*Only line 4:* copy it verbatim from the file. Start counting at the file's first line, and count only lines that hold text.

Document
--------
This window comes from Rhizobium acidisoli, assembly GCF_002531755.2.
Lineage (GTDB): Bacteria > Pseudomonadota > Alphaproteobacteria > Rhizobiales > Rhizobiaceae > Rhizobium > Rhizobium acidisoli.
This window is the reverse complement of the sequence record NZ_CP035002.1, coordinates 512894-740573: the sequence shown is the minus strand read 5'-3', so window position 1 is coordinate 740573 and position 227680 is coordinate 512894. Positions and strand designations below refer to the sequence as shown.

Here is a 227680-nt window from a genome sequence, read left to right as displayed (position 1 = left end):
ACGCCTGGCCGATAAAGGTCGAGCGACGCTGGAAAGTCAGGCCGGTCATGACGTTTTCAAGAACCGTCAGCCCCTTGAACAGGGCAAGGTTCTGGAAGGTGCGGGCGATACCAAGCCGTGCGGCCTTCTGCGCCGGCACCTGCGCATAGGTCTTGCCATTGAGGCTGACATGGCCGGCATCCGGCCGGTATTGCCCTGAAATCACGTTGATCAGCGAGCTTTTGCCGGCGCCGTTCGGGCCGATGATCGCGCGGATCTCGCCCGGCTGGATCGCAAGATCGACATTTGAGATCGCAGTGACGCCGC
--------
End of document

Here is a 227680-nt window from a genome sequence, read left to right as displayed (position 1 = left end):